RRMH to assist bushfire affected communities

17 Nov 21
by Andy

RRMH to assist bushfire affected communities

Rural & Remote Mental Health is proud to announce its two-year mental health and suicide prevention program for bushfire affected communities.

Funded by News Corp’s Mental Health and Wellbeing Grant, the program will be piloted in Victoria’s Gippsland region. Community consultation will begin in early 2022, with the first workshops starting in April.

Rural & Remote Mental Health CEO Joe Hooper said he was excited to partner with News Corp.

“This is a wonderful opportunity to deliver improved mental health outcomes to rural and remote Aussies at an unprecedented scale. With News Corp’s support, we will be able to deliver the program across multiple states and territories, reaching the communities most impacted by bushfire,” he said.

Most rural communities are all too familiar with natural disaster. That’s especially true for the areas impacted by 2019’s Black Summer bushfires. The significant devastation included the loss of crops, livestock, homes and livelihoods.

Despite highly publicised funding announcements, many communities face massive economic hardship. There are still challenges rebuilding properties, businesses and industries.

“Our mission is to improve the mental wellbeing of rural and remote Aussies, who are at greater risk of suicide. Outside major cities, people struggle with reduced access to health care, longer waiting times and limited mental health services. Natural disasters only add to the many challenges faced by these communities,” Mr Hooper said.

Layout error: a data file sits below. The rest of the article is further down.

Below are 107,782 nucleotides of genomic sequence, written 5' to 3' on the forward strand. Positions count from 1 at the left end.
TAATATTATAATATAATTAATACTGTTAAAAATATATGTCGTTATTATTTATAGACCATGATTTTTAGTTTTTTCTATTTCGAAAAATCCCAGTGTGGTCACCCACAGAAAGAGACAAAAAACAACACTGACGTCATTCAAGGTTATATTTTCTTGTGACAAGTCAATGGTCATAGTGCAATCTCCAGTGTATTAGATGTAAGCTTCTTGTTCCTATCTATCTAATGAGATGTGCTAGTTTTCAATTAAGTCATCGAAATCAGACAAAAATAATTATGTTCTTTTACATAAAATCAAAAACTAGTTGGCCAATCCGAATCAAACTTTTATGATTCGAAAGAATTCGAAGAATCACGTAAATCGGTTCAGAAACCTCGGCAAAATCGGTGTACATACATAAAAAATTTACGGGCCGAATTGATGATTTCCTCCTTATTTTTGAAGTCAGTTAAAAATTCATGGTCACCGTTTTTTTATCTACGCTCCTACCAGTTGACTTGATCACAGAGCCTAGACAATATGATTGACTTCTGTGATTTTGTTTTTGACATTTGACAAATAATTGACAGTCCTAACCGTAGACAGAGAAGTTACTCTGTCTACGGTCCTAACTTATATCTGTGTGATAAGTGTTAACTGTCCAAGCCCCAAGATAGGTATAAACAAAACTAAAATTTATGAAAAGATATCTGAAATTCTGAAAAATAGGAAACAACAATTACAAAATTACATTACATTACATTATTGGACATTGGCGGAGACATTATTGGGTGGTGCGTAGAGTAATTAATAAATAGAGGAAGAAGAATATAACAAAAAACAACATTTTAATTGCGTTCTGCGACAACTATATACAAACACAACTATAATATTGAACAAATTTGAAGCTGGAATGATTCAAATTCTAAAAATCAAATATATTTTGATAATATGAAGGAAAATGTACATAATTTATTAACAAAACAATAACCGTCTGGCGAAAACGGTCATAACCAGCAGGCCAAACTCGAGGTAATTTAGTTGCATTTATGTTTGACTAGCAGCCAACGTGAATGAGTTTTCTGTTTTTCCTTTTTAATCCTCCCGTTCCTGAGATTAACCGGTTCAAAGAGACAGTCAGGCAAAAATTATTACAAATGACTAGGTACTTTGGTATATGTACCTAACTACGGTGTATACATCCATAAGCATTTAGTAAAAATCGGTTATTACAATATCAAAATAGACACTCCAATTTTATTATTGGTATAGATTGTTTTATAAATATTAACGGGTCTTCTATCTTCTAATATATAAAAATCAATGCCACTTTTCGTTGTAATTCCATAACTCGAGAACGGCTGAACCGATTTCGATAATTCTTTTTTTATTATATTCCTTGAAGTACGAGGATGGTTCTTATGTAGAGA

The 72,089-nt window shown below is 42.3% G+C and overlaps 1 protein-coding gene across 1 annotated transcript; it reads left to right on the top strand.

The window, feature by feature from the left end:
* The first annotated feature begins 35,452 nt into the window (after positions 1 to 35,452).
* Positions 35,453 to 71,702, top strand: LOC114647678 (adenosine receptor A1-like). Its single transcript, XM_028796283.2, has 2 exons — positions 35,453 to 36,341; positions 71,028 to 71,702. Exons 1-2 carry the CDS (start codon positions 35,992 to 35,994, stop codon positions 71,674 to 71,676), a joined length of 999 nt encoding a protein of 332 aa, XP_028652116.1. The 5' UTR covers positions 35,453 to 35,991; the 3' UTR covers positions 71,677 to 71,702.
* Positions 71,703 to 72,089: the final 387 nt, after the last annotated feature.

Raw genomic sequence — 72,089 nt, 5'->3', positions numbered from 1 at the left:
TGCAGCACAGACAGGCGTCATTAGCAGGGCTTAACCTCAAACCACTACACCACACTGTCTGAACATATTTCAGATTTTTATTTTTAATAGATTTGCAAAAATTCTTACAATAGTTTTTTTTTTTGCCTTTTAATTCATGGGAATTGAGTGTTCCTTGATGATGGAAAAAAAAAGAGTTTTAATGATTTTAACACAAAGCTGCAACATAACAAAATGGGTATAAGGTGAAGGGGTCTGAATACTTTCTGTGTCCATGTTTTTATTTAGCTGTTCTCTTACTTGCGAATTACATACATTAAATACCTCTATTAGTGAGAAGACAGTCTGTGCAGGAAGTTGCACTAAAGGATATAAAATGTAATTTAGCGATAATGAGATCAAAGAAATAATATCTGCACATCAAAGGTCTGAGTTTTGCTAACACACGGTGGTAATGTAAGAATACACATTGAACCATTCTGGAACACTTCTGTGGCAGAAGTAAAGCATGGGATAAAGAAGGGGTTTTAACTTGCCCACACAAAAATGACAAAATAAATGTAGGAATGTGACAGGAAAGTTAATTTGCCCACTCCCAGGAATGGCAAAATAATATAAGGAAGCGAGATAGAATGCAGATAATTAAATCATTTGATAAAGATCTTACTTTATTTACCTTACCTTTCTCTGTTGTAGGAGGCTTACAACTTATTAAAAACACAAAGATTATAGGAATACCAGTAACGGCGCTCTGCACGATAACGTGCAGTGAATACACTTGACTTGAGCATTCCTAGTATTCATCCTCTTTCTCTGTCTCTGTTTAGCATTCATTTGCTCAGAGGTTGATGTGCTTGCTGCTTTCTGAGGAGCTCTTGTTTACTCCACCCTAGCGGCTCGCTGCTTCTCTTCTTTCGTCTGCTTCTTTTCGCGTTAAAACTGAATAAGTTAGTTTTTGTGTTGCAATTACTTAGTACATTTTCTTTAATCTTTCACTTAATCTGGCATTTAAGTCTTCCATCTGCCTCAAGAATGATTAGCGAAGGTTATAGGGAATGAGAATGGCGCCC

“As we head into another fire season, rates of mental ill-health and trauma are likely to rise. Early identification and intervention are critical to saving lives of people who are struggling mentally or emotionally.”

Rural & Remote Mental Health focuses on community-based prevention: empowering people to look after their mental health, seek help when they need it and to support others in their community to do the same.

“Our programs have been shown to reduce stigma and encourage conversations about mental health. It’s a vital step to bridging the mental health gap that exists between major cities and the regions,” Mr Hooper explained.

“We intend to work closely with local government, health services, NGOs and community groups to complement existing recovery activities in bushfire affected regions.

“There is still so much that can be done to assist and we will be working tirelessly to improve mental health and safeguard against suicide in these communities.”